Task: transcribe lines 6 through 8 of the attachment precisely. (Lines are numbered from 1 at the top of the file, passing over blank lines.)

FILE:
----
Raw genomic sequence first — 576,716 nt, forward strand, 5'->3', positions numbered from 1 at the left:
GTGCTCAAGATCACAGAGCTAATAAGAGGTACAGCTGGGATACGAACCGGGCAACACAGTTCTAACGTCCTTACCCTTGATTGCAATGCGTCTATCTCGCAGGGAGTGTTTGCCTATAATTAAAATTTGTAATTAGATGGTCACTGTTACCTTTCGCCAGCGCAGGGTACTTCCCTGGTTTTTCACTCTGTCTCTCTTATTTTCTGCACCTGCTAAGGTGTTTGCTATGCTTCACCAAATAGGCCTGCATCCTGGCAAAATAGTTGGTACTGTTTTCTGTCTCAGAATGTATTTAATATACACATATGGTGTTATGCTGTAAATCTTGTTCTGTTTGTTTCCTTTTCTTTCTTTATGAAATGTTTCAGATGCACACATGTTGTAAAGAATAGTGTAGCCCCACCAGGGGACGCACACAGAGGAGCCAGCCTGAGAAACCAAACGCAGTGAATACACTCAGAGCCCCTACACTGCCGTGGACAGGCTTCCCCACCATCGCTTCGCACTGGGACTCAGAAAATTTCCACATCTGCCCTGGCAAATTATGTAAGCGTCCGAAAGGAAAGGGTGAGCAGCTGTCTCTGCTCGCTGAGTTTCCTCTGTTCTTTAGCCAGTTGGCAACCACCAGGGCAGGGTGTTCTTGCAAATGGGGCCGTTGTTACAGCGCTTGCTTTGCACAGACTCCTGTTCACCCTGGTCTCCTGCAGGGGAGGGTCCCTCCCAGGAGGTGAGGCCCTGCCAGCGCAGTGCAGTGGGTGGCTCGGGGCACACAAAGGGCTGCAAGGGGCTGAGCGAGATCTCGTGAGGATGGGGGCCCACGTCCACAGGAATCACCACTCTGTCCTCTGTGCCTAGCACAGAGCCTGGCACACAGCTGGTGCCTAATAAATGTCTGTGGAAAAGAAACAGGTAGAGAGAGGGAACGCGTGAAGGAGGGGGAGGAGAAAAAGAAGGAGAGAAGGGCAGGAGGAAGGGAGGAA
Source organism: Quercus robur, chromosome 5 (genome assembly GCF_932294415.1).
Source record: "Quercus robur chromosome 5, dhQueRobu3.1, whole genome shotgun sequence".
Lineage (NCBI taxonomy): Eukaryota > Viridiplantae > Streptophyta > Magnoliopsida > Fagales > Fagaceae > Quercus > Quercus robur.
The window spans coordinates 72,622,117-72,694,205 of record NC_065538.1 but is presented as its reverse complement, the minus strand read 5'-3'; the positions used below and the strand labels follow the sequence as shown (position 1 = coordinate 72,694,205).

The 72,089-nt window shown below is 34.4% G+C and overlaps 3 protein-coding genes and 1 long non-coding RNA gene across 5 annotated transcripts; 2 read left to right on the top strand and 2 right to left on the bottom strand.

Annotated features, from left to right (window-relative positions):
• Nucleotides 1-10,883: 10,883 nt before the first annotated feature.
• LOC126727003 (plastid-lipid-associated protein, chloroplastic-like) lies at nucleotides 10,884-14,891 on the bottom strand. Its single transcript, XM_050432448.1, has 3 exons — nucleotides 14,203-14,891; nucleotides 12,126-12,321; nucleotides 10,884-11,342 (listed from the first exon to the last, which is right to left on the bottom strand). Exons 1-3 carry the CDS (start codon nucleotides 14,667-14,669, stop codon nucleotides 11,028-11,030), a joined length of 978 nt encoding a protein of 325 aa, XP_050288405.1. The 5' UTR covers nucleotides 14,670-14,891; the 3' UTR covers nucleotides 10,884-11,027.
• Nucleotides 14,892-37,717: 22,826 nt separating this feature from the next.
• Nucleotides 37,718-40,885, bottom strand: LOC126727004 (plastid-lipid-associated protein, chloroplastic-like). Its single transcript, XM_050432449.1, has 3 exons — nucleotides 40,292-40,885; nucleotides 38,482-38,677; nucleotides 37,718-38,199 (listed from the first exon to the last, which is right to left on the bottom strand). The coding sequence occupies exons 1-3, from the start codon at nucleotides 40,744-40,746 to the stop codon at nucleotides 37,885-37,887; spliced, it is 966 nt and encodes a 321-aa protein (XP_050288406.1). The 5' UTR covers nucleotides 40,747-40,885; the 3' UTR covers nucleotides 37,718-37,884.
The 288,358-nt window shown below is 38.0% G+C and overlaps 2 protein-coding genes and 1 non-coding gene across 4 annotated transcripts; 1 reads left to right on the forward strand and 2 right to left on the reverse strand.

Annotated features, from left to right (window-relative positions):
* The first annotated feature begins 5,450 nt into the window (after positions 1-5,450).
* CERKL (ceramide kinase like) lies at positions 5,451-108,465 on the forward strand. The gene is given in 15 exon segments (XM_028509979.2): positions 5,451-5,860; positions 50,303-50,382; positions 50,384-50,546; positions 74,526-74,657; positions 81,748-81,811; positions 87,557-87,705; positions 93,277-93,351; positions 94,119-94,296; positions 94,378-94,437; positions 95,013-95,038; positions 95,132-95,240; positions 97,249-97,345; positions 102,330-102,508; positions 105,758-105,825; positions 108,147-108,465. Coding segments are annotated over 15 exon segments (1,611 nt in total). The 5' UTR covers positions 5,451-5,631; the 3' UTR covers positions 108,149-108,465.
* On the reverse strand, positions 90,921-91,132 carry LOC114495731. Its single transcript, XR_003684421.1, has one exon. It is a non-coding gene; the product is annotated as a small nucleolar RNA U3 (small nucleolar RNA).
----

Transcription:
The window spans coordinates 72,622,117-72,694,205 of record NC_065538.1 but is presented as its reverse complement, the minus strand read 5'-3'; the positions used below and the strand labels follow the sequence as shown (position 1 = coordinate 72,694,205).

The 72,089-nt window shown below is 34.4% G+C and overlaps 3 protein-coding genes and 1 long non-coding RNA gene across 5 annotated transcripts; 2 read left to right on the top strand and 2 right to left on the bottom strand.

Annotated features, from left to right (window-relative positions):